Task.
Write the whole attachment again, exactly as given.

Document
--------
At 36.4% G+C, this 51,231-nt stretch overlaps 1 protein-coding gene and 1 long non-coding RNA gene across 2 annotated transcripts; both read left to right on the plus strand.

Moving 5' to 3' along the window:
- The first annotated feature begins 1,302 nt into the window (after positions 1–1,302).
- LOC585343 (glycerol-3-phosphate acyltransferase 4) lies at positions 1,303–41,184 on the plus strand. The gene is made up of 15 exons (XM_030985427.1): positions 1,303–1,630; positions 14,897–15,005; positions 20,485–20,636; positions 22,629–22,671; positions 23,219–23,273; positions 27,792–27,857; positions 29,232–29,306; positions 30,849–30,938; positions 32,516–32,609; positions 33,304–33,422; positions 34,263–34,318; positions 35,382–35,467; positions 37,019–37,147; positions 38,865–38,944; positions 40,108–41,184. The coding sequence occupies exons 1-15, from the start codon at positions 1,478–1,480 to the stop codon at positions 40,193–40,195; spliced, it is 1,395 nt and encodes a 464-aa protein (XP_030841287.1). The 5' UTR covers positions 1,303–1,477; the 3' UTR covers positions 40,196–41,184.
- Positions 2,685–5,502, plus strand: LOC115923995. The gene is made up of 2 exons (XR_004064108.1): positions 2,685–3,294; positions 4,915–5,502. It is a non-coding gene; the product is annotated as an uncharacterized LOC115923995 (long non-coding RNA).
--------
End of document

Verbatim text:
At 36.4% G+C, this 51,231-nt stretch overlaps 1 protein-coding gene and 1 long non-coding RNA gene across 2 annotated transcripts; both read left to right on the plus strand.

Moving 5' to 3' along the window:
- The first annotated feature begins 1,302 nt into the window (after positions 1–1,302).
- LOC585343 (glycerol-3-phosphate acyltransferase 4) lies at positions 1,303–41,184 on the plus strand. The gene is made up of 15 exons (XM_030985427.1): positions 1,303–1,630; positions 14,897–15,005; positions 20,485–20,636; positions 22,629–22,671; positions 23,219–23,273; positions 27,792–27,857; positions 29,232–29,306; positions 30,849–30,938; positions 32,516–32,609; positions 33,304–33,422; positions 34,263–34,318; positions 35,382–35,467; positions 37,019–37,147; positions 38,865–38,944; positions 40,108–41,184. The coding sequence occupies exons 1-15, from the start codon at positions 1,478–1,480 to the stop codon at positions 40,193–40,195; spliced, it is 1,395 nt and encodes a 464-aa protein (XP_030841287.1). The 5' UTR covers positions 1,303–1,477; the 3' UTR covers positions 40,196–41,184.
- Positions 2,685–5,502, plus strand: LOC115923995. The gene is made up of 2 exons (XR_004064108.1): positions 2,685–3,294; positions 4,915–5,502. It is a non-coding gene; the product is annotated as an uncharacterized LOC115923995 (long non-coding RNA).